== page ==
Faced with a dwindling ridership, BART directors on Thursday mulled service cuts, reduced discounts and other ways to make up a multi-million dollar budget deficit.
BART fares are already slated to go up 2.7 percent in January.
However, officials rejected the idea of trimming discounted prices for seniors, children and people with disabilities from 62.5 percent to 50 percent. They also scrapped a proposal to offer service starting at 5 a.m. instead of 4 a.m.
Officials left on the table the option to enact a 50 cent surcharge on magstripe tickets, in the hope of encouraging commuters to purchase clipper cards, which generate more revenue.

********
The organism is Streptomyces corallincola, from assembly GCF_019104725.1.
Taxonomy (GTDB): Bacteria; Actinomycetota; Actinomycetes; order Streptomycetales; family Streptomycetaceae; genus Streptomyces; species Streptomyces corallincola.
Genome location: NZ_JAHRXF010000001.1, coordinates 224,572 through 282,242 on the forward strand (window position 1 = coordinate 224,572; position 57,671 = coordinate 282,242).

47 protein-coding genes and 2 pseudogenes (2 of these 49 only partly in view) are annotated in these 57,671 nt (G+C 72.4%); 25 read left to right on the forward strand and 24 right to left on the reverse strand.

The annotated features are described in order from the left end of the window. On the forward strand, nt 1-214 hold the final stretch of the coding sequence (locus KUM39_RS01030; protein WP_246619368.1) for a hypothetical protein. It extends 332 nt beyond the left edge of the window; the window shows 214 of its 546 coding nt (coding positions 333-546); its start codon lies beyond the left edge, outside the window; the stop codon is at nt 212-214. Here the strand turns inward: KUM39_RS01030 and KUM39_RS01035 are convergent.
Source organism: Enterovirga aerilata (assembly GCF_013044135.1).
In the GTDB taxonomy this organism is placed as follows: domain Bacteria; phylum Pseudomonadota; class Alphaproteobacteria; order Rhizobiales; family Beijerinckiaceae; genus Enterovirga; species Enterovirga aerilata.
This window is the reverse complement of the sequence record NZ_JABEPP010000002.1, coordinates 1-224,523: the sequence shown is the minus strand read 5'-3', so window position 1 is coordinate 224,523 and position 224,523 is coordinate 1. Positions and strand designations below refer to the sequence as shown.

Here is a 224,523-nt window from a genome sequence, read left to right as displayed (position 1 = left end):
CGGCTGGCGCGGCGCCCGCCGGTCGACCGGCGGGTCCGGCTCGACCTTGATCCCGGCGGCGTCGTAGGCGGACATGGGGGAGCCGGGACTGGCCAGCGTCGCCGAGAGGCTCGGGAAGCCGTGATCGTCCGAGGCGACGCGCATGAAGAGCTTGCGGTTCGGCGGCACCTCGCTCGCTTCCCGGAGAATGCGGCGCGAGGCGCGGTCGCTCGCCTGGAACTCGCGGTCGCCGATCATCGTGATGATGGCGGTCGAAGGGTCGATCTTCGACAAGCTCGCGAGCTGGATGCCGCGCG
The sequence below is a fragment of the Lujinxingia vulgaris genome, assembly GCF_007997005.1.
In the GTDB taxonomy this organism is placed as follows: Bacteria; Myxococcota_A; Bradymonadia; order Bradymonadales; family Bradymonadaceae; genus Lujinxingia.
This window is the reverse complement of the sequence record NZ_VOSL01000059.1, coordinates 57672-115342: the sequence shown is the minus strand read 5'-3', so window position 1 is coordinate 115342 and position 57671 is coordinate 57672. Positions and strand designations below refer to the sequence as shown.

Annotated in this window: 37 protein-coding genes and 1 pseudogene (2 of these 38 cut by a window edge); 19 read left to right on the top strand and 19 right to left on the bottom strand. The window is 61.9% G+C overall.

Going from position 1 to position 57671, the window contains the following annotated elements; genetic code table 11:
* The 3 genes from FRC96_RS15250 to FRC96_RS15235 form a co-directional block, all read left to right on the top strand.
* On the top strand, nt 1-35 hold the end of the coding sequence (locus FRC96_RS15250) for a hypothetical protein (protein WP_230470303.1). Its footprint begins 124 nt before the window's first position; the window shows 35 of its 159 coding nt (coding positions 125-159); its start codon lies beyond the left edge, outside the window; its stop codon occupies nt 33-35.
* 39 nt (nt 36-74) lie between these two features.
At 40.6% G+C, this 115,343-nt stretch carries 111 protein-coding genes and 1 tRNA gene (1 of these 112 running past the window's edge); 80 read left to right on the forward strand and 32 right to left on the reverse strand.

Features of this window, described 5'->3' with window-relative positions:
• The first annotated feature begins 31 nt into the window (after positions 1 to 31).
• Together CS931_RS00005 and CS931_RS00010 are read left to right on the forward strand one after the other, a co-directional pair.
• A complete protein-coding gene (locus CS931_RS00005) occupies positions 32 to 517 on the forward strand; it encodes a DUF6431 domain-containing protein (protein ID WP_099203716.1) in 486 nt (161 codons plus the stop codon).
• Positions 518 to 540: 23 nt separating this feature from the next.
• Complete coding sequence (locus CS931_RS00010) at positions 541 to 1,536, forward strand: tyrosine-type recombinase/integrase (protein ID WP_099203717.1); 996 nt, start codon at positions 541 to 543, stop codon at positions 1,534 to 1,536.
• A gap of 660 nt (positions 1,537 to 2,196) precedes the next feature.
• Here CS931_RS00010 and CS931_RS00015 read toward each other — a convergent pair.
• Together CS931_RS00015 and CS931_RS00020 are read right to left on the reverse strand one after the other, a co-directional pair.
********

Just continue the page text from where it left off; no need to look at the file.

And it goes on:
The transportation agency had been enjoying six years of consecutive growth, but during the first half of the 2016-2017 fiscal year, BART reported a roughly 4 percent drop in the number of weekday riders. Weekend ridership slumped by approximately 9 percent.
That drop in ridership could mean that BART will finish this year $15 to $25 million below budget. The agency could face a $25 to $35 million shortcoming as it prepares its future budget.
To prevent the agency from hemorrhaging money, BART has asked every department to cut back on spending and officials have eliminated overtime costs.
A final decision is expected in June.